@Sidney Wood "Primary is one of those words like freedom and democracy that are meaningless until defined for each time its used." Well said. Speech might be primary and writing secondary in some senses, but that doesn't mean they are so in all senses.

    Writing is merely a representation, yes, but then so is speech.

    Writing typically doesn't represent speech. Sometimes it does, I grant you: someone taking down dictation is writing a representation of speech. So is an author who misspells words in direct speech, in order to convey some aspect of the speaker's accent. For example, when David Crosbie in this thread wrote "Laura Norder". But then you could just as well argue that sometimes speech represents writing, as when someone reads out loud from a book. These exceptions aside, if writing represents speech, how come there can be near-total agreement within a language community about how words are spelt, when the people speak with a wide variety of accents and their ancestors have done so for generations? If writing represents speech, how come people can read and understand written texts that include words they don't know how to pronounce?

    What writing represents is not speech but text in the abstract. Writing and speech are two concrete ways to represent that abstraction.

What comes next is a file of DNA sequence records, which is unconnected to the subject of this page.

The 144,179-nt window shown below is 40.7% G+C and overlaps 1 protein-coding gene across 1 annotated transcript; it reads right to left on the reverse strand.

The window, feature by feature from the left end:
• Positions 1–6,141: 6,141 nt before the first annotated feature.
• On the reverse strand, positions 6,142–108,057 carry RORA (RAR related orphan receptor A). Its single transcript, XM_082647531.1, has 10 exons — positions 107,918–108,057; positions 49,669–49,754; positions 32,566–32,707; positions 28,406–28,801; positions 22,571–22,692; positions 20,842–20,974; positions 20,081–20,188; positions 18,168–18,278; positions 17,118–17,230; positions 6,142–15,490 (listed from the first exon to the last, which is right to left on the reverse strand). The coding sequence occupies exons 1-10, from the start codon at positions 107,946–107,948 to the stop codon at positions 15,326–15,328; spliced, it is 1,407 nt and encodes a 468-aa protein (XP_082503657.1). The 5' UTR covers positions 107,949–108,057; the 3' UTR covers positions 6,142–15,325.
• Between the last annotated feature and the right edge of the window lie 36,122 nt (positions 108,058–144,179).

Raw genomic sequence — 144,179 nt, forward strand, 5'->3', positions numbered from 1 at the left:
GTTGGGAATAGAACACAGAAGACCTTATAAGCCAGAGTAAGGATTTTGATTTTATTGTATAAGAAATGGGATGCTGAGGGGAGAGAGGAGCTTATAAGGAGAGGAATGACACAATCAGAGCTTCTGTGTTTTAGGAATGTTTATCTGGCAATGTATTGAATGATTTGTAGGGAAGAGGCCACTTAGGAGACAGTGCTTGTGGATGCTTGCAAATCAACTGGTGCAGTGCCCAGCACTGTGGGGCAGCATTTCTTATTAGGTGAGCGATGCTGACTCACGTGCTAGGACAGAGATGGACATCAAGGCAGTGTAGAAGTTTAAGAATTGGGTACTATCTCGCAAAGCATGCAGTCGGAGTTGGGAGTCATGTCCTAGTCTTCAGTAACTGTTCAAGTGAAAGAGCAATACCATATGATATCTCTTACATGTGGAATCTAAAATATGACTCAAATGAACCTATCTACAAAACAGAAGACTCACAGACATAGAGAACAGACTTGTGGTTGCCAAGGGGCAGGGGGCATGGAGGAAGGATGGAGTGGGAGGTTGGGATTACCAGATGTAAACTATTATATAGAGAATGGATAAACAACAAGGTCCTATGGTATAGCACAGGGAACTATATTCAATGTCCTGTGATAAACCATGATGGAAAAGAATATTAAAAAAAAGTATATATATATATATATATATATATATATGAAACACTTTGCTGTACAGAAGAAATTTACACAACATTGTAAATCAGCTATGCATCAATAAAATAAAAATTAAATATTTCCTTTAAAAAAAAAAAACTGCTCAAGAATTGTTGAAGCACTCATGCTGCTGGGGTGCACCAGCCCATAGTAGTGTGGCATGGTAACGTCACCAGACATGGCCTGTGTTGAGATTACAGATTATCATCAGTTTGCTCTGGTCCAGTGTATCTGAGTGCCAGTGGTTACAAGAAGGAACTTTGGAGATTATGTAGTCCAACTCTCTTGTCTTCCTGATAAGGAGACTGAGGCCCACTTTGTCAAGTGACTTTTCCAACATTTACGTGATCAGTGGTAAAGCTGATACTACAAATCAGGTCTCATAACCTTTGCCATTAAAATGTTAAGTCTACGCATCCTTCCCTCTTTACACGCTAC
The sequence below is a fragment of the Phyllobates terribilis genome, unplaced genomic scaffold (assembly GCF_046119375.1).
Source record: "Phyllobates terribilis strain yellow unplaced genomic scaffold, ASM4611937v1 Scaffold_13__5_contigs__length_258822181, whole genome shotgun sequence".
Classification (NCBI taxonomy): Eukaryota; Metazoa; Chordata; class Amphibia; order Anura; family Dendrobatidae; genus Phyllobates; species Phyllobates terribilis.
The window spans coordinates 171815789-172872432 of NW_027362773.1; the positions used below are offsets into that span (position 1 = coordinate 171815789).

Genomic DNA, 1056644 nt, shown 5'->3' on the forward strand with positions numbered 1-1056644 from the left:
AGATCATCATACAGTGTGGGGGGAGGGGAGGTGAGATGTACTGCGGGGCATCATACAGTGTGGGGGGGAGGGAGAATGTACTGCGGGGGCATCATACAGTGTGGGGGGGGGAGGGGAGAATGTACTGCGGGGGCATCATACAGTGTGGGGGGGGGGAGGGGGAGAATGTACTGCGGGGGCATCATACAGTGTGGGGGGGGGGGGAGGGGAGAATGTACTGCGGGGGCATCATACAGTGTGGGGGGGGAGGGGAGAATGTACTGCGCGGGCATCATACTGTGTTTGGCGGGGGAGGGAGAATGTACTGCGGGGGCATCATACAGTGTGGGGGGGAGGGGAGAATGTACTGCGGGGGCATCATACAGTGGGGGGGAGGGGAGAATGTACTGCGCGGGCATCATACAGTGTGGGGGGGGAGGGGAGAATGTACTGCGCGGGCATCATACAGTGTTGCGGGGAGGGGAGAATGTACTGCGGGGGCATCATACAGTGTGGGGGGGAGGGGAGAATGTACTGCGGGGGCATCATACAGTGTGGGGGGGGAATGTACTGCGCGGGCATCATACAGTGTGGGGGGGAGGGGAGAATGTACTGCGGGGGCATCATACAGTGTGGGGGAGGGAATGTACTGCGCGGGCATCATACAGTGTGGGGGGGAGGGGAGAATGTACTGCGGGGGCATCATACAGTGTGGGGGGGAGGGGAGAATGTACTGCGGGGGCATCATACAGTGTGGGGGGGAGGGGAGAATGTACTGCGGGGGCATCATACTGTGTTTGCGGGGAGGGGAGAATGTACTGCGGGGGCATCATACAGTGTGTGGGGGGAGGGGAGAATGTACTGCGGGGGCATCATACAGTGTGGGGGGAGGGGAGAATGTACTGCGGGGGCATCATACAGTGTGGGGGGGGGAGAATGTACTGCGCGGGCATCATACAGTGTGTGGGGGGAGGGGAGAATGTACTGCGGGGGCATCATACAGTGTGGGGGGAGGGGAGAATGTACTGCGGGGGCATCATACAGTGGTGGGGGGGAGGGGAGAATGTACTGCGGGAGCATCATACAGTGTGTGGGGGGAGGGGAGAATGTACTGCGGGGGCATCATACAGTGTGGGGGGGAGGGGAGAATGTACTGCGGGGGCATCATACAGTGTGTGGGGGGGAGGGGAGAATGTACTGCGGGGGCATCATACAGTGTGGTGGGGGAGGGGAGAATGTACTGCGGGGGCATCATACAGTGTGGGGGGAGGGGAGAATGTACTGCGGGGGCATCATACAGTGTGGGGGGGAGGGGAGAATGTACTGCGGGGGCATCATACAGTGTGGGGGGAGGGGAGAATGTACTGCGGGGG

15. Here's yet another knock-down argument that spoken language us psychologically primary and written language secondary:

    people very frequently make spelling mistakes based on homophony: e.g. writing "your" instead of "you're". If written language were primary, one would instead expect pronunciation errors based on homographs such as saying a b[MOUTH] and arrows. But in fact one does not see this.

  16. This error is even contained in the classic of English spelling poetry "English is Tough Stuff":

    Dearest creature in creation
    Studying English pronunciation,
    I will teach you in my verse
    Sounds like corpse, corps, horse and worse

    The second line always bugged me because the difficulty is one of spelling and not pronunciation. Although, it could be argued that from the perspective of a foreign language learner (at whom this was aimed), the issue is one of pronouncing of what is written. Still, it is a jarring note in an otherwise fun work.

  17. Richard Sabey

    What writing represents is not speech but text in the abstract. Writing and speech are two concrete ways to represent that abstraction.

    True, but it's not at the text level that communication breaks down between linguists and lay punters.

    Down at the level of substance, the basic units of writing —individual physical marks— are easily perceived and related to abstract letters. Indeed, for the average punter there is no difference between the concrete and the abstract — the term letter may refer to either. But the basic units of speech —individual segments of sound— are far less easily perceived, and not at all easily related to abstract phonemes.

    People without phonological training —i.e. almost everybody— use their reading knowledge to identify and recognise individual speech sounds. Thus (in English) ŋ is identified as NG — vocalised as ɛn dʒi:, θ and ð are lumped together as ti: eitʃ, and so on. The concrete sound is unrecognised and the abstract is equated with a letter (or pair of letters).